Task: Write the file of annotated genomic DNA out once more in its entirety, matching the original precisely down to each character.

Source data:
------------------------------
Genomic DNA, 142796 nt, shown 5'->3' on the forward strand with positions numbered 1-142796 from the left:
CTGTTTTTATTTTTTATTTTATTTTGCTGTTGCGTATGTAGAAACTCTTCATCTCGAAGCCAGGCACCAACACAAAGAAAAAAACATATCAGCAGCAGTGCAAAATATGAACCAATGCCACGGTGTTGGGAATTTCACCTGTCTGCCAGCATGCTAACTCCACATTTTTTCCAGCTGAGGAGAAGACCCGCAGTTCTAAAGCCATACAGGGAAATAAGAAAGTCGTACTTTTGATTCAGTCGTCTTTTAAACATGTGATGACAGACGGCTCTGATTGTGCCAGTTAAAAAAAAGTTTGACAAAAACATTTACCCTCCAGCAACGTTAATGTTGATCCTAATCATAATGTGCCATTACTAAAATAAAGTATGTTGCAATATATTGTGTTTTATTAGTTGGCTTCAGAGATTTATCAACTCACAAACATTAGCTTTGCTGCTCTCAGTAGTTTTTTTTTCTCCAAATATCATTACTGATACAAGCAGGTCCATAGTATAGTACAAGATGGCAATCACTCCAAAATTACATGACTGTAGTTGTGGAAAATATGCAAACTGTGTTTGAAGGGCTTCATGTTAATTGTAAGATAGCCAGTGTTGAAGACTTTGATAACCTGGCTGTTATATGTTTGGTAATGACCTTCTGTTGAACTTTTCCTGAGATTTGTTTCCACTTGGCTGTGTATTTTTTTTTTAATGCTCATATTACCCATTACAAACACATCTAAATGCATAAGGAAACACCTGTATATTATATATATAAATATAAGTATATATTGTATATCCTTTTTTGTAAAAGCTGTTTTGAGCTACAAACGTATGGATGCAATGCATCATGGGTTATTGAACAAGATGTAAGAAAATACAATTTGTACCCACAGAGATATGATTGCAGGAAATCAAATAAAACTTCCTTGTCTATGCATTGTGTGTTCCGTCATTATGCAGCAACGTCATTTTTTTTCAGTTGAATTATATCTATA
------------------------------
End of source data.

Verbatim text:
Genomic DNA, 142796 nt, shown 5'->3' on the forward strand with positions numbered 1-142796 from the left:
CTGTTTTTATTTTTTATTTTATTTTGCTGTTGCGTATGTAGAAACTCTTCATCTCGAAGCCAGGCACCAACACAAAGAAAAAAACATATCAGCAGCAGTGCAAAATATGAACCAATGCCACGGTGTTGGGAATTTCACCTGTCTGCCAGCATGCTAACTCCACATTTTTTCCAGCTGAGGAGAAGACCCGCAGTTCTAAAGCCATACAGGGAAATAAGAAAGTCGTACTTTTGATTCAGTCGTCTTTTAAACATGTGATGACAGACGGCTCTGATTGTGCCAGTTAAAAAAAAGTTTGACAAAAACATTTACCCTCCAGCAACGTTAATGTTGATCCTAATCATAATGTGCCATTACTAAAATAAAGTATGTTGCAATATATTGTGTTTTATTAGTTGGCTTCAGAGATTTATCAACTCACAAACATTAGCTTTGCTGCTCTCAGTAGTTTTTTTTTCTCCAAATATCATTACTGATACAAGCAGGTCCATAGTATAGTACAAGATGGCAATCACTCCAAAATTACATGACTGTAGTTGTGGAAAATATGCAAACTGTGTTTGAAGGGCTTCATGTTAATTGTAAGATAGCCAGTGTTGAAGACTTTGATAACCTGGCTGTTATATGTTTGGTAATGACCTTCTGTTGAACTTTTCCTGAGATTTGTTTCCACTTGGCTGTGTATTTTTTTTTTAATGCTCATATTACCCATTACAAACACATCTAAATGCATAAGGAAACACCTGTATATTATATATATAAATATAAGTATATATTGTATATCCTTTTTTGTAAAAGCTGTTTTGAGCTACAAACGTATGGATGCAATGCATCATGGGTTATTGAACAAGATGTAAGAAAATACAATTTGTACCCACAGAGATATGATTGCAGGAAATCAAATAAAACTTCCTTGTCTATGCATTGTGTGTTCCGTCATTATGCAGCAACGTCATTTTTTTTCAGTTGAATTATATCTATA